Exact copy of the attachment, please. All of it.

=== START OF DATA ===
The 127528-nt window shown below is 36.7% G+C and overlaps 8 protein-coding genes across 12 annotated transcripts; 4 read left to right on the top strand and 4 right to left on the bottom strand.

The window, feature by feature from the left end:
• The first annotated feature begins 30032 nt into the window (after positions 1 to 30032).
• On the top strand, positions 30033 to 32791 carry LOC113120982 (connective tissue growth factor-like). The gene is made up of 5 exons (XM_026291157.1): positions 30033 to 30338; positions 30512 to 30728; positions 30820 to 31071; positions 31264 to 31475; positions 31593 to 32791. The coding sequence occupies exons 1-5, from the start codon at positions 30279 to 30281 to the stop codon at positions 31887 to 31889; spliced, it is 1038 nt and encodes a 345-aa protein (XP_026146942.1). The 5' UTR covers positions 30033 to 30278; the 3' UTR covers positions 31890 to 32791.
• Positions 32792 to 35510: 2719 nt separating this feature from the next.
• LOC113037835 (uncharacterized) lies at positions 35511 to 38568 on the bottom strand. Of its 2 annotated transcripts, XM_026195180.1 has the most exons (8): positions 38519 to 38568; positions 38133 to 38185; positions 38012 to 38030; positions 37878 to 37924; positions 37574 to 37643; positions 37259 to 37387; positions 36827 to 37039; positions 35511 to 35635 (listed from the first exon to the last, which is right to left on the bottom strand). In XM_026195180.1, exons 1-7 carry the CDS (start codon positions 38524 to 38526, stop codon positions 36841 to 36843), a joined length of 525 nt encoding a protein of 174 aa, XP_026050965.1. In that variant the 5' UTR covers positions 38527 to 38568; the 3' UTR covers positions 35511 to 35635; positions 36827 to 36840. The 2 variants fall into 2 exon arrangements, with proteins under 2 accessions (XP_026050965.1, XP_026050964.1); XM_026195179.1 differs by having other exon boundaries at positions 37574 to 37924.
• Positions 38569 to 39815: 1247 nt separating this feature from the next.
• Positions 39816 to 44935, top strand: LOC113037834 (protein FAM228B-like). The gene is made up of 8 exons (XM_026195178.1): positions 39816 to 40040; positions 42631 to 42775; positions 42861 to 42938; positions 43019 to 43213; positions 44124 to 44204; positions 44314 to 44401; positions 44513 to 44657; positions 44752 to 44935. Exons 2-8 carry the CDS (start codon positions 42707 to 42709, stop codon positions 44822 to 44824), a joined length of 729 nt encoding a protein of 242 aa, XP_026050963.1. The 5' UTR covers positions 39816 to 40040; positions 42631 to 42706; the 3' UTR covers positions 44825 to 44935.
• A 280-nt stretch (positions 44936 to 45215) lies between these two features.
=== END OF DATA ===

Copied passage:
The 127528-nt window shown below is 36.7% G+C and overlaps 8 protein-coding genes across 12 annotated transcripts; 4 read left to right on the top strand and 4 right to left on the bottom strand.

The window, feature by feature from the left end:
• The first annotated feature begins 30032 nt into the window (after positions 1 to 30032).
• On the top strand, positions 30033 to 32791 carry LOC113120982 (connective tissue growth factor-like). The gene is made up of 5 exons (XM_026291157.1): positions 30033 to 30338; positions 30512 to 30728; positions 30820 to 31071; positions 31264 to 31475; positions 31593 to 32791. The coding sequence occupies exons 1-5, from the start codon at positions 30279 to 30281 to the stop codon at positions 31887 to 31889; spliced, it is 1038 nt and encodes a 345-aa protein (XP_026146942.1). The 5' UTR covers positions 30033 to 30278; the 3' UTR covers positions 31890 to 32791.
• Positions 32792 to 35510: 2719 nt separating this feature from the next.
• LOC113037835 (uncharacterized) lies at positions 35511 to 38568 on the bottom strand. Of its 2 annotated transcripts, XM_026195180.1 has the most exons (8): positions 38519 to 38568; positions 38133 to 38185; positions 38012 to 38030; positions 37878 to 37924; positions 37574 to 37643; positions 37259 to 37387; positions 36827 to 37039; positions 35511 to 35635 (listed from the first exon to the last, which is right to left on the bottom strand). In XM_026195180.1, exons 1-7 carry the CDS (start codon positions 38524 to 38526, stop codon positions 36841 to 36843), a joined length of 525 nt encoding a protein of 174 aa, XP_026050965.1. In that variant the 5' UTR covers positions 38527 to 38568; the 3' UTR covers positions 35511 to 35635; positions 36827 to 36840. The 2 variants fall into 2 exon arrangements, with proteins under 2 accessions (XP_026050965.1, XP_026050964.1); XM_026195179.1 differs by having other exon boundaries at positions 37574 to 37924.
• Positions 38569 to 39815: 1247 nt separating this feature from the next.
• Positions 39816 to 44935, top strand: LOC113037834 (protein FAM228B-like). The gene is made up of 8 exons (XM_026195178.1): positions 39816 to 40040; positions 42631 to 42775; positions 42861 to 42938; positions 43019 to 43213; positions 44124 to 44204; positions 44314 to 44401; positions 44513 to 44657; positions 44752 to 44935. Exons 2-8 carry the CDS (start codon positions 42707 to 42709, stop codon positions 44822 to 44824), a joined length of 729 nt encoding a protein of 242 aa, XP_026050963.1. The 5' UTR covers positions 39816 to 40040; positions 42631 to 42706; the 3' UTR covers positions 44825 to 44935.
• A 280-nt stretch (positions 44936 to 45215) lies between these two features.